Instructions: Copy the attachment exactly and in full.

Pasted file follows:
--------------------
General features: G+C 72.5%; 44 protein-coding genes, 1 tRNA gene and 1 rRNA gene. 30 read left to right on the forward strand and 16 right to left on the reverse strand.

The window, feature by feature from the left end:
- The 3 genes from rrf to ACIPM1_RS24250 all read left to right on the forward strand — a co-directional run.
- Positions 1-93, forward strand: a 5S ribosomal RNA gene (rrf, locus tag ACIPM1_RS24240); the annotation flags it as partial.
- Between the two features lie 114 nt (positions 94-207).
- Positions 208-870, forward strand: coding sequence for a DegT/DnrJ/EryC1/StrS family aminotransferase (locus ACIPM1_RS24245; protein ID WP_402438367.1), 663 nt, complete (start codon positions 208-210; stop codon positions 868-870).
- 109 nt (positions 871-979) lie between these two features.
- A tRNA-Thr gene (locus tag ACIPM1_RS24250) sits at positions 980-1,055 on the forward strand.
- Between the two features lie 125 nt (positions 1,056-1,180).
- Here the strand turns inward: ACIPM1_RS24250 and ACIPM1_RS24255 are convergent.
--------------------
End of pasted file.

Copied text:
General features: G+C 72.5%; 44 protein-coding genes, 1 tRNA gene and 1 rRNA gene. 30 read left to right on the forward strand and 16 right to left on the reverse strand.

The window, feature by feature from the left end:
- The 3 genes from rrf to ACIPM1_RS24250 all read left to right on the forward strand — a co-directional run.
- Positions 1-93, forward strand: a 5S ribosomal RNA gene (rrf, locus tag ACIPM1_RS24240); the annotation flags it as partial.
- Between the two features lie 114 nt (positions 94-207).
- Positions 208-870, forward strand: coding sequence for a DegT/DnrJ/EryC1/StrS family aminotransferase (locus ACIPM1_RS24245; protein ID WP_402438367.1), 663 nt, complete (start codon positions 208-210; stop codon positions 868-870).
- 109 nt (positions 871-979) lie between these two features.
- A tRNA-Thr gene (locus tag ACIPM1_RS24250) sits at positions 980-1,055 on the forward strand.
- Between the two features lie 125 nt (positions 1,056-1,180).
- Here the strand turns inward: ACIPM1_RS24250 and ACIPM1_RS24255 are convergent.